"Ok," Sherlock said, lying down in one of the hard beds in the infirmary. His heart was beating out of his chest, and he felt the nurse's eyes boring into his back. She was probably watching him like a hawk. One false move and the whole plan will fail. Sherlock took a deep breath. He shifted in his bed a few times, just to look uncomfortable. Every time he did this he had to make sure that the bottle was still held firmly between his arm and his stomach. Then, after counting four minutes and thirty nine seconds, he got up from his bed and ran to the toilet in the nurse's room, slamming the door behind him and locking it. Nobody would consider this strange. Sherlock Holmes was a very private boy. The next step was tricky. Sherlock cracked open the bottle under his jacket to reduce any noise the plastic might make. Then he took a deep breath, stuffed his finger down his throat to make a convincing retching noise, and then spilled some of the water into the toilet. He repeated this process until the water was gone, then threw the empty bottle out of the window. His throat felt as if he'd scratched it with sandpaper.
'Note to self,' he told himself while flushing the toilet, 'find a way to fake vomiting without sticking a finger down your throat. It's not fun.' He spotted a can of air freshener nearby and used it profusely and as close to the door as possible, to make sure that the nurse heard the sound. Then he gargled some water, splashed some on his face, and unlocked the door. He emerged from the bathroom, shaking and wiping his mouth on his sleeve.
"How are you feeling?" Mrs Keating asked worriedly. One look at her assured him that his plan had worked.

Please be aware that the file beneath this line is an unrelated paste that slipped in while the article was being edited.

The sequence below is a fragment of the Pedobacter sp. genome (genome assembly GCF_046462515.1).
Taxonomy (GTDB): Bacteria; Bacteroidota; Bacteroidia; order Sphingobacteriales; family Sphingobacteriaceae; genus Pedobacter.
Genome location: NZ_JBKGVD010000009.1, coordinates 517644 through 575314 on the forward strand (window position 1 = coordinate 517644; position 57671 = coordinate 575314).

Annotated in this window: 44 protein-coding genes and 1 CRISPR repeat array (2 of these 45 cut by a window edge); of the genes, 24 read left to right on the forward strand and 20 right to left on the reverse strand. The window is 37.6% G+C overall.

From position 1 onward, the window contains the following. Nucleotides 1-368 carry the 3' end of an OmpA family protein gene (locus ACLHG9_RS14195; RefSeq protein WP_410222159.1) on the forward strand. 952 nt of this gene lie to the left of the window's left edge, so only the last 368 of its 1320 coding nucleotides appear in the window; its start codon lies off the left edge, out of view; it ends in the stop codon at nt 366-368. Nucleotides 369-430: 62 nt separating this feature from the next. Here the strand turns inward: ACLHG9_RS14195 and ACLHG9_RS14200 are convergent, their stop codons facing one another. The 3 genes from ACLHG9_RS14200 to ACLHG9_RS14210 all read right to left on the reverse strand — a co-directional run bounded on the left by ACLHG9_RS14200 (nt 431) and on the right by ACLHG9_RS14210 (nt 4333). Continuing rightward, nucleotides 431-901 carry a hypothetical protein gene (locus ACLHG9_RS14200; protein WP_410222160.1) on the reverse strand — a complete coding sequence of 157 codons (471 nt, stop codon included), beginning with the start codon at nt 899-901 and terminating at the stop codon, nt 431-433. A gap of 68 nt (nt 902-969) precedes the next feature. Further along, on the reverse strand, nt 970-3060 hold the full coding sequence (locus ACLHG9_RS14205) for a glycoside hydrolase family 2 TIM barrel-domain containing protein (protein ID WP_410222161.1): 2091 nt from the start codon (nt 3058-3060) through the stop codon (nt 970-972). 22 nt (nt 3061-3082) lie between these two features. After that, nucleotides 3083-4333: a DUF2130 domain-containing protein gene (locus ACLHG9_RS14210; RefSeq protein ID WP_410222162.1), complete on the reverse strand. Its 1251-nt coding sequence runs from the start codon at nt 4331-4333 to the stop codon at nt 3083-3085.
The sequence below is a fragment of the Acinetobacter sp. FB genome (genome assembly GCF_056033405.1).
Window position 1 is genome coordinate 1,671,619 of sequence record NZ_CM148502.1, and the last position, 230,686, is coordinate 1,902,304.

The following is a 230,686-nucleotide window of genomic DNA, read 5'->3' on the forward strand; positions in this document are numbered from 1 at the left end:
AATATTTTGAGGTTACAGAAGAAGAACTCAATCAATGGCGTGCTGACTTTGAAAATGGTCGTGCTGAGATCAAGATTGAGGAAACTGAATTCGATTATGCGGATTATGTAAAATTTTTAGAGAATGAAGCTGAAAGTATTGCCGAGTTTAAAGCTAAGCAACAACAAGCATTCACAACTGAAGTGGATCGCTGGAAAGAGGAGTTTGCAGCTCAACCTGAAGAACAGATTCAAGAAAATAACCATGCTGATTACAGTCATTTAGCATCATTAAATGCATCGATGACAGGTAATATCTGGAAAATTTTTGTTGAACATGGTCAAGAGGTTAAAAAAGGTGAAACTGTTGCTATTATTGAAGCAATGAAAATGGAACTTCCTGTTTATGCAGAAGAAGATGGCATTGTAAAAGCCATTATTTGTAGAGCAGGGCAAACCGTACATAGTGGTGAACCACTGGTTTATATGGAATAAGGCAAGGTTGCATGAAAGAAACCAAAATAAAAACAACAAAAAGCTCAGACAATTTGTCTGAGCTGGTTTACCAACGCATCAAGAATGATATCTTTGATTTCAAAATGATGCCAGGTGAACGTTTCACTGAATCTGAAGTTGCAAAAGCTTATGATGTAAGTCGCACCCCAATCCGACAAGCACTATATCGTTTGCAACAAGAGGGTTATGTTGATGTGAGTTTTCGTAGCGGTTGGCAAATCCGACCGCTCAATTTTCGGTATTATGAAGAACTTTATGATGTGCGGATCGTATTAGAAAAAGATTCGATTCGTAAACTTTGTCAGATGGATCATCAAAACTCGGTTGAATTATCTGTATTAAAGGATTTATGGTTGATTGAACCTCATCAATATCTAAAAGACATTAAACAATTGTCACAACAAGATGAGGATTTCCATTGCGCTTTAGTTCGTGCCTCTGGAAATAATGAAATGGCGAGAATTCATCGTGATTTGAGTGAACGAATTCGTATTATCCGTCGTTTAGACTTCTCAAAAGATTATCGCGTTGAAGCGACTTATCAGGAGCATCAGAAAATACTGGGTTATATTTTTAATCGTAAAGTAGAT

"Slightly better," Sherlock whimpered (he learnt this face from a classmate who somehow got laxatives in his lunch about a year ago).
"Do you want me to call your parents, dear?"
"They're at work… Can I take the tube home? I just want to rest."
"Okay sweetheart," The nurse took a Styrofoam cup from one of the cupboards, filled it with water and handed it to Sherlock, "Drink this slowly while I talk to them." The nurse entered her office to make the call and Sherlock sipped at his water. It was strange, faking illness and lethargy while he was the complete opposite. His heart was beating wildly and his mind was buzzing with thoughts and plans. He had not had this much fun in a very, very long time. He glanced at his watch. Forty two minutes left. Three minutes later the nurse returned and said that his mother had been notified, and that she gave permission for him to return home by himself. Sherlock thanked her quietly, got up and left the room, supposedly to collect his things from class. Instead he drained his cup in one gulp (throwing all the water away before had made him strangely thirsty) and ran to Jeremy Prewett's locker. He pressed the cup to the door and his ear to the cup and, while listening carefully, slowly tuned the dial. It took a few turns to hear the faint click of the lock, and then he had to repeat the process, alternating between clockwise and counter-clockwise every time he heard the click. Finally, forty-six tries and twenty minutes of work later, the door of the locker was open. With a self-satisfied grin, Sherlock reached inside and stuffed the small leather case into his inner pocket. Then he closed the door again, wiped the dial with his jacket (he didn't suppose anyone would check for fingerprints, but one never knows), and walked back to class. He told his teacher that he was sick and he was going home, took his bag and his notebook from his desk, and strode out of the school. Then he laughed. He laughed all the way on the tube and all the way from the tube to his house. He laughed from the adrenaline and his success. He, twelve year old Sherlock Holmes, had committed the perfect crime. He could not possibly have been more pleased with himself.
I hope you liked that. Please review. Like I said in my last story, if I have any grammar mistakes please correct me, because English is not my first language and I want to improve it! I will post the next chapter in a couple of days (it's already written). And again: If you liked it, please review, if you hated it, please review as well! (I love getting reviews, can you tell?)
By the way, I made the final edit on this at 4am, so I really hope I didn't miss any typos...